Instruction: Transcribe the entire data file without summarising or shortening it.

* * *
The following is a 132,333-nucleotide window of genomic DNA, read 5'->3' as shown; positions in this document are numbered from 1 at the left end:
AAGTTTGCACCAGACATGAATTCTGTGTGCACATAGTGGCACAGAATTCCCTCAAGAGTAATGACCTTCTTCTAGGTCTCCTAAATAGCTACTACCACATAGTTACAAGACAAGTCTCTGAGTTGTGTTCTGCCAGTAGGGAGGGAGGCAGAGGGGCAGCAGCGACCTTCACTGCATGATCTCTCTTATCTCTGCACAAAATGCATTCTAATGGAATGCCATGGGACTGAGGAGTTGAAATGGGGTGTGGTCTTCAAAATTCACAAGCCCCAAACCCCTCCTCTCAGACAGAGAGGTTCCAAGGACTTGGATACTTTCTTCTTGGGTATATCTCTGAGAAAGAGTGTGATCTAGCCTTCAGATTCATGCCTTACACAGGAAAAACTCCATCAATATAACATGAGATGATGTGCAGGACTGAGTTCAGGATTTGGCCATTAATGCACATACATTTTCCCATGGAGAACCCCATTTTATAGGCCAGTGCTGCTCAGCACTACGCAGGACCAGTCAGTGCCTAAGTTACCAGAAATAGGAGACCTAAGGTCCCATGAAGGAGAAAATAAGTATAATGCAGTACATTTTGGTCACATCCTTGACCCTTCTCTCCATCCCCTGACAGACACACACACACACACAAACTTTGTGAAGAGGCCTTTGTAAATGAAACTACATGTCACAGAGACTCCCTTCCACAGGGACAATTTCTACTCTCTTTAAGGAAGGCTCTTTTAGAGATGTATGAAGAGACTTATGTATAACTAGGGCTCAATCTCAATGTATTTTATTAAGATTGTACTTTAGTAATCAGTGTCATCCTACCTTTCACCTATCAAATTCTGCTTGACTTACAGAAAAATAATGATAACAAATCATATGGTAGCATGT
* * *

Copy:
The following is a 132,333-nucleotide window of genomic DNA, read 5'->3' as shown; positions in this document are numbered from 1 at the left end:
AAGTTTGCACCAGACATGAATTCTGTGTGCACATAGTGGCACAGAATTCCCTCAAGAGTAATGACCTTCTTCTAGGTCTCCTAAATAGCTACTACCACATAGTTACAAGACAAGTCTCTGAGTTGTGTTCTGCCAGTAGGGAGGGAGGCAGAGGGGCAGCAGCGACCTTCACTGCATGATCTCTCTTATCTCTGCACAAAATGCATTCTAATGGAATGCCATGGGACTGAGGAGTTGAAATGGGGTGTGGTCTTCAAAATTCACAAGCCCCAAACCCCTCCTCTCAGACAGAGAGGTTCCAAGGACTTGGATACTTTCTTCTTGGGTATATCTCTGAGAAAGAGTGTGATCTAGCCTTCAGATTCATGCCTTACACAGGAAAAACTCCATCAATATAACATGAGATGATGTGCAGGACTGAGTTCAGGATTTGGCCATTAATGCACATACATTTTCCCATGGAGAACCCCATTTTATAGGCCAGTGCTGCTCAGCACTACGCAGGACCAGTCAGTGCCTAAGTTACCAGAAATAGGAGACCTAAGGTCCCATGAAGGAGAAAATAAGTATAATGCAGTACATTTTGGTCACATCCTTGACCCTTCTCTCCATCCCCTGACAGACACACACACACACACAAACTTTGTGAAGAGGCCTTTGTAAATGAAACTACATGTCACAGAGACTCCCTTCCACAGGGACAATTTCTACTCTCTTTAAGGAAGGCTCTTTTAGAGATGTATGAAGAGACTTATGTATAACTAGGGCTCAATCTCAATGTATTTTATTAAGATTGTACTTTAGTAATCAGTGTCATCCTACCTTTCACCTATCAAATTCTGCTTGACTTACAGAAAAATAATGATAACAAATCATATGGTAGCATGT